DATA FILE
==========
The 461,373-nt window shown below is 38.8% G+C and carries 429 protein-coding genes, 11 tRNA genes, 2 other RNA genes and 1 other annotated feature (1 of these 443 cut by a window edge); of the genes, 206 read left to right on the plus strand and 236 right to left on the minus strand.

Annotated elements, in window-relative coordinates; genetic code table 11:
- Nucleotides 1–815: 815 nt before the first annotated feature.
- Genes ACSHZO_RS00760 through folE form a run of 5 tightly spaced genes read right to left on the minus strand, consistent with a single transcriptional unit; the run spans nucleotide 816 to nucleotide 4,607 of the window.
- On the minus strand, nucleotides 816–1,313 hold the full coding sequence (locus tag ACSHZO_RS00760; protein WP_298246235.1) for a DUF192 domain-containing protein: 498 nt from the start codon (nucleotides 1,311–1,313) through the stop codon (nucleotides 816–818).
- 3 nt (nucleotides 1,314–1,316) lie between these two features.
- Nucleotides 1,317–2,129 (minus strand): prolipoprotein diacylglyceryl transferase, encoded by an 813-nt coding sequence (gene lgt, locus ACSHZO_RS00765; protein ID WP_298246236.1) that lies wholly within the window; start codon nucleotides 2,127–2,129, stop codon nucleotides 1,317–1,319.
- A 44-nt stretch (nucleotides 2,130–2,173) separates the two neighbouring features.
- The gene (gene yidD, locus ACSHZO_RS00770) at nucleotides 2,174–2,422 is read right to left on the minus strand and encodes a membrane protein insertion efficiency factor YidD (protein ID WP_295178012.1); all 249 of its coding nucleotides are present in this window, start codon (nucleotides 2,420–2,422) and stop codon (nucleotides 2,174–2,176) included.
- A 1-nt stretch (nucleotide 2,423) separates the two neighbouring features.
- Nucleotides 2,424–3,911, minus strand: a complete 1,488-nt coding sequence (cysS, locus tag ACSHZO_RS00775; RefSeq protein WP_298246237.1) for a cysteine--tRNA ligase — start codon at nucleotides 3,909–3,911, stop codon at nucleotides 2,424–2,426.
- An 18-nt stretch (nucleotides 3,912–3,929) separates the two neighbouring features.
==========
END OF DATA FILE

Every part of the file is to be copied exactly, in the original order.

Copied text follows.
The 461,373-nt window shown below is 38.8% G+C and carries 429 protein-coding genes, 11 tRNA genes, 2 other RNA genes and 1 other annotated feature (1 of these 443 cut by a window edge); of the genes, 206 read left to right on the plus strand and 236 right to left on the minus strand.

Annotated elements, in window-relative coordinates; genetic code table 11:
- Nucleotides 1–815: 815 nt before the first annotated feature.
- Genes ACSHZO_RS00760 through folE form a run of 5 tightly spaced genes read right to left on the minus strand, consistent with a single transcriptional unit; the run spans nucleotide 816 to nucleotide 4,607 of the window.
- On the minus strand, nucleotides 816–1,313 hold the full coding sequence (locus tag ACSHZO_RS00760; protein WP_298246235.1) for a DUF192 domain-containing protein: 498 nt from the start codon (nucleotides 1,311–1,313) through the stop codon (nucleotides 816–818).
- 3 nt (nucleotides 1,314–1,316) lie between these two features.
- Nucleotides 1,317–2,129 (minus strand): prolipoprotein diacylglyceryl transferase, encoded by an 813-nt coding sequence (gene lgt, locus ACSHZO_RS00765; protein ID WP_298246236.1) that lies wholly within the window; start codon nucleotides 2,127–2,129, stop codon nucleotides 1,317–1,319.
- A 44-nt stretch (nucleotides 2,130–2,173) separates the two neighbouring features.
- The gene (gene yidD, locus ACSHZO_RS00770) at nucleotides 2,174–2,422 is read right to left on the minus strand and encodes a membrane protein insertion efficiency factor YidD (protein ID WP_295178012.1); all 249 of its coding nucleotides are present in this window, start codon (nucleotides 2,420–2,422) and stop codon (nucleotides 2,174–2,176) included.
- A 1-nt stretch (nucleotide 2,423) separates the two neighbouring features.
- Nucleotides 2,424–3,911, minus strand: a complete 1,488-nt coding sequence (cysS, locus tag ACSHZO_RS00775; RefSeq protein WP_298246237.1) for a cysteine--tRNA ligase — start codon at nucleotides 3,909–3,911, stop codon at nucleotides 2,424–2,426.
- An 18-nt stretch (nucleotides 3,912–3,929) separates the two neighbouring features.